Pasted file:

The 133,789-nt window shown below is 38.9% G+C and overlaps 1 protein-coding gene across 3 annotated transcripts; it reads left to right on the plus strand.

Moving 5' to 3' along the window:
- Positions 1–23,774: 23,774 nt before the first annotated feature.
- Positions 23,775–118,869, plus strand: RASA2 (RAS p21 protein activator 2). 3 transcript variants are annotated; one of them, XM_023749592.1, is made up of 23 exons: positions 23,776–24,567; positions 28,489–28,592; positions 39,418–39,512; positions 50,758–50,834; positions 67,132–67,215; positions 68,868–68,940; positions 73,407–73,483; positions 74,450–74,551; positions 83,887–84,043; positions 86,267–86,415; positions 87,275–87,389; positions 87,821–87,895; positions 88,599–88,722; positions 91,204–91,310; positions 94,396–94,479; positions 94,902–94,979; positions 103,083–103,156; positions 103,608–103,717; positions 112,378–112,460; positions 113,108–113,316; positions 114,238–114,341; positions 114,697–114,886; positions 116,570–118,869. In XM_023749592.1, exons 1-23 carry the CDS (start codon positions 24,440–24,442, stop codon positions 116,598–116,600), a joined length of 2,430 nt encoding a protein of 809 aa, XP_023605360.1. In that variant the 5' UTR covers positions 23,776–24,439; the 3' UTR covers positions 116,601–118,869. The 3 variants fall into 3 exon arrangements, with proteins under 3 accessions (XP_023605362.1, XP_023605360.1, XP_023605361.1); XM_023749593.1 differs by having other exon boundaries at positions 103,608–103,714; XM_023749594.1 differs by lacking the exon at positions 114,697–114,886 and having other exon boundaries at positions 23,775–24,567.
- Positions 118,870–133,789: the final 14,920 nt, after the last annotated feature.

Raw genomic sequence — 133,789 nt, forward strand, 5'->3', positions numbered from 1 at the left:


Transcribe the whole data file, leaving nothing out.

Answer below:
The 133,789-nt window shown below is 38.9% G+C and overlaps 1 protein-coding gene across 3 annotated transcripts; it reads left to right on the plus strand.

Moving 5' to 3' along the window:
- Positions 1–23,774: 23,774 nt before the first annotated feature.
- Positions 23,775–118,869, plus strand: RASA2 (RAS p21 protein activator 2). 3 transcript variants are annotated; one of them, XM_023749592.1, is made up of 23 exons: positions 23,776–24,567; positions 28,489–28,592; positions 39,418–39,512; positions 50,758–50,834; positions 67,132–67,215; positions 68,868–68,940; positions 73,407–73,483; positions 74,450–74,551; positions 83,887–84,043; positions 86,267–86,415; positions 87,275–87,389; positions 87,821–87,895; positions 88,599–88,722; positions 91,204–91,310; positions 94,396–94,479; positions 94,902–94,979; positions 103,083–103,156; positions 103,608–103,717; positions 112,378–112,460; positions 113,108–113,316; positions 114,238–114,341; positions 114,697–114,886; positions 116,570–118,869. In XM_023749592.1, exons 1-23 carry the CDS (start codon positions 24,440–24,442, stop codon positions 116,598–116,600), a joined length of 2,430 nt encoding a protein of 809 aa, XP_023605360.1. In that variant the 5' UTR covers positions 23,776–24,439; the 3' UTR covers positions 116,601–118,869. The 3 variants fall into 3 exon arrangements, with proteins under 3 accessions (XP_023605362.1, XP_023605360.1, XP_023605361.1); XM_023749593.1 differs by having other exon boundaries at positions 103,608–103,714; XM_023749594.1 differs by lacking the exon at positions 114,697–114,886 and having other exon boundaries at positions 23,775–24,567.
- Positions 118,870–133,789: the final 14,920 nt, after the last annotated feature.

Raw genomic sequence — 133,789 nt, forward strand, 5'->3', positions numbered from 1 at the left: